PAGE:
A research team that includes a School of Public Health environmental health professor has found evidence that a suspected endocrine-disrupting chemical widely used in nail polishes seeps into the bodies of women when they paint their nails.
The study, by authors from Duke University, the Environmental Working Group (EWG), and SPH Professor Thomas Webster, found that all 26 female study participants had a metabolite of triphenyl phosphate, or TPHP, in their bodies just 10 to 14 hours after painting their nails. Their levels of diphenyl phosphate, which forms when the body metabolizes TPHP, increased nearly sevenfold.
TPHP is primarily used as a flame retardant or plasticizer and is listed as an ingredient in about half of nail polishes. Scientists are increasingly concerned about TPHP because animal studies indicate it is an endocrine disruptor that may cause reproductive, developmental, and other problems.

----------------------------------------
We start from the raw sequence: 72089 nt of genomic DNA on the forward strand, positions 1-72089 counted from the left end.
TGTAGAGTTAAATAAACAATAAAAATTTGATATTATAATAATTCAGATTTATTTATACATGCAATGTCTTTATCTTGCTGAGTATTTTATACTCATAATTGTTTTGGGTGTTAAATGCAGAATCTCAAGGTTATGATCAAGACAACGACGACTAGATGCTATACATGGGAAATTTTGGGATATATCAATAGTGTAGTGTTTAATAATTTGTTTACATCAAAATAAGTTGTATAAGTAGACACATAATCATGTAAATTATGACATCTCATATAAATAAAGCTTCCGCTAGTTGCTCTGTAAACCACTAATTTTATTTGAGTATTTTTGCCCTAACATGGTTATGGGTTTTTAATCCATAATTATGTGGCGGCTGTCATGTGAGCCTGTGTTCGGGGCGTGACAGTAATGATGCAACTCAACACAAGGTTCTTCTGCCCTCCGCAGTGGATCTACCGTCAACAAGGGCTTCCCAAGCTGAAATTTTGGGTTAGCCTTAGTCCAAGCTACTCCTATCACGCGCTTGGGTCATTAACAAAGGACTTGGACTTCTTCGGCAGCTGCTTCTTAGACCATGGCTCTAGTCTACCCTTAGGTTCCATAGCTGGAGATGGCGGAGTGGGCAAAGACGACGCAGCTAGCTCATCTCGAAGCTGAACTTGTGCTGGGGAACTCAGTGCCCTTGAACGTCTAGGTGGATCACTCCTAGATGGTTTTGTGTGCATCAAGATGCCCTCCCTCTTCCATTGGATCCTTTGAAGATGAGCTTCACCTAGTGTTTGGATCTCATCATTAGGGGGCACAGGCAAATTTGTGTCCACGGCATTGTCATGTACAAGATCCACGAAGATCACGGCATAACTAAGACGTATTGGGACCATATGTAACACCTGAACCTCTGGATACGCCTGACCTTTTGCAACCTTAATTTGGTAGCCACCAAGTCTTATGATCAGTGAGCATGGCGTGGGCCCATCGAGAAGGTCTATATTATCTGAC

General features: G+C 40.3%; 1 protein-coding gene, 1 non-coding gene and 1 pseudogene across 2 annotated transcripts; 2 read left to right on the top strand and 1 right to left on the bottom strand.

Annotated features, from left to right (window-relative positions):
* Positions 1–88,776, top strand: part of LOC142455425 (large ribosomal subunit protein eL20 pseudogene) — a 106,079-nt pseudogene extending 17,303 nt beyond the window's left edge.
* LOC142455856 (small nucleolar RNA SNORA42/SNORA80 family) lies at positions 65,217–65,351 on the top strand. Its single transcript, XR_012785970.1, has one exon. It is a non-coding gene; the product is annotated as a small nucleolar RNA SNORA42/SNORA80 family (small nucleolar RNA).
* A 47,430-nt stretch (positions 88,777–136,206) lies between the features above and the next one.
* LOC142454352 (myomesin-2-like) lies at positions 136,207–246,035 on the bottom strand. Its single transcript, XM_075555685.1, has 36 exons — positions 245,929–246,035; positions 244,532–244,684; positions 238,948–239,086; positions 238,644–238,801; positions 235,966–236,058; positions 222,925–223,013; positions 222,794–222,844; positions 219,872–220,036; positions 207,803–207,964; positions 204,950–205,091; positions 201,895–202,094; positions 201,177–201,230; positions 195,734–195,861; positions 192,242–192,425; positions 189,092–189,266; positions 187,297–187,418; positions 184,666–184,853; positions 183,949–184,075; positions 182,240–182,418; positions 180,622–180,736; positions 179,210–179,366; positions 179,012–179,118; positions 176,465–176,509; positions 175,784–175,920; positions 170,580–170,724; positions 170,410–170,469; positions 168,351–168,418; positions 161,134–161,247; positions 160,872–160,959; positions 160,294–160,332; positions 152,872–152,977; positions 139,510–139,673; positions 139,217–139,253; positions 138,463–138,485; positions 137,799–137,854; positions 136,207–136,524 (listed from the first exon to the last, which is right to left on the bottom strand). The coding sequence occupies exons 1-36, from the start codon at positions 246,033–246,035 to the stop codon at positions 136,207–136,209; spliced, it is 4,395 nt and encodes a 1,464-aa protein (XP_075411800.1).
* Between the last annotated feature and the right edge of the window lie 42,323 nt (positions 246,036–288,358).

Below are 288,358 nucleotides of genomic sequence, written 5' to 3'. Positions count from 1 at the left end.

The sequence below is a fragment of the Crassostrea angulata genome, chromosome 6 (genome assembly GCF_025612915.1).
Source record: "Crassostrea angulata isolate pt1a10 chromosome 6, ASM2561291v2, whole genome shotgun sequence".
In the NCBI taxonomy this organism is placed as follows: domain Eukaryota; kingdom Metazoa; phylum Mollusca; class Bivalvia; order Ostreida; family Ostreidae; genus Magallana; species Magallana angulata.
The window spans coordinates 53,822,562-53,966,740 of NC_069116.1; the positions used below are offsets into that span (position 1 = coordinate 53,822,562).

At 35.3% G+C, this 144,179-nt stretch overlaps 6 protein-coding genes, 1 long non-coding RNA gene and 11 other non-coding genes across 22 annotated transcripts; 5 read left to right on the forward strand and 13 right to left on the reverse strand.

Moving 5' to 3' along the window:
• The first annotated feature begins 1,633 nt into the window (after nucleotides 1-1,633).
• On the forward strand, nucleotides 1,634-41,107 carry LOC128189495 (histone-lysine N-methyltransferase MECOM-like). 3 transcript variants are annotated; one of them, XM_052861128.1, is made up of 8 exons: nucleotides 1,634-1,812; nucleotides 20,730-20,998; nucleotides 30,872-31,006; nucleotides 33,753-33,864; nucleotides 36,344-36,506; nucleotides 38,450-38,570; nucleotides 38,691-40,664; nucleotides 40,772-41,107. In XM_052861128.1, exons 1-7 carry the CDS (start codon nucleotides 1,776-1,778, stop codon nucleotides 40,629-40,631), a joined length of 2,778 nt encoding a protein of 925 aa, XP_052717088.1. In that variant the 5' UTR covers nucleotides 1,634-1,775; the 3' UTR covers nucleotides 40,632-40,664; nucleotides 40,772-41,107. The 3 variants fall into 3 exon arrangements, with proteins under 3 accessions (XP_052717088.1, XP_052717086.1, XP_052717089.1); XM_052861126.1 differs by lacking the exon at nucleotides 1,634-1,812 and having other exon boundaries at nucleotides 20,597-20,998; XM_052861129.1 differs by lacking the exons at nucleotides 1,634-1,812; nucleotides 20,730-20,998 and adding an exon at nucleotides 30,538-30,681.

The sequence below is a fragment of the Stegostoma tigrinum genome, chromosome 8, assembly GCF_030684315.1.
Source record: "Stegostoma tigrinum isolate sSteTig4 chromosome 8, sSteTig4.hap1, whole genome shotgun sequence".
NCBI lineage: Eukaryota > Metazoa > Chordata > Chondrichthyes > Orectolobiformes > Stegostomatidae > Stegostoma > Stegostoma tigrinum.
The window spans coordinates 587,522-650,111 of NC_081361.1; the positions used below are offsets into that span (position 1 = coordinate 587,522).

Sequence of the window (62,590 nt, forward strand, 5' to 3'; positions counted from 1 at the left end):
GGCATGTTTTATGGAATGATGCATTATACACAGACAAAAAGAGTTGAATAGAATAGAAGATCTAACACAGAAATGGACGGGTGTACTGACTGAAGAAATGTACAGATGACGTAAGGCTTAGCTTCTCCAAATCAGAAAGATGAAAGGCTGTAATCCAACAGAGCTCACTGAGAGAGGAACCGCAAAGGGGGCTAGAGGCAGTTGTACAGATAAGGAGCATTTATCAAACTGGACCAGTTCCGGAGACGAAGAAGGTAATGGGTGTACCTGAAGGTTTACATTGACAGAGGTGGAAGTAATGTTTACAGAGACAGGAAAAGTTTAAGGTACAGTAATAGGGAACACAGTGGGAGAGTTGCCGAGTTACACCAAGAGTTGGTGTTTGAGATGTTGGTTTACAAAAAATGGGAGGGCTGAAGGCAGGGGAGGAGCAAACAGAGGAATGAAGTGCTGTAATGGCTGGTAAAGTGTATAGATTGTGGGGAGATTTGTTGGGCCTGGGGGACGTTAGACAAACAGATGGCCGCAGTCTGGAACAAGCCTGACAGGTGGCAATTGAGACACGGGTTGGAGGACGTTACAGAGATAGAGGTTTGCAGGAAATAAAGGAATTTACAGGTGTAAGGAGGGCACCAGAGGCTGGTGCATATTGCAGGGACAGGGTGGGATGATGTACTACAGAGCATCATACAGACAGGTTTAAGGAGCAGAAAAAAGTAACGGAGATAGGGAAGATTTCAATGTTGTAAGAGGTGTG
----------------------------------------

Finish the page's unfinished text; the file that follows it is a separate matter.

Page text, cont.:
The research, published in the journal Environment International, measured TPHP in 10 different nail polish samples purchased from department stores and pharmacies in 2013–2014. Concentrations of up to 1.68 percent TPHP by weight were detected in eight samples, including two that did not list TPHP as an ingredient.
Participants provided urine samples before and after applying one brand of polish, and levels of diphenyl phosphate (DPHP) were measured. Urinary DPHP was significantly diminished when wearing gloves, suggesting that the primary exposure route is dermal.
The results “indicate that nail polish may be a significant source of short-term TPHP exposure and a source of chronic exposure for frequent users or those occupationally exposed,” the researchers said.
They said additional research is needed to determine exposure routes, and to better understand variability in DPHP excretion following exposure.
The study was led by Heather Stapleton of Duke University.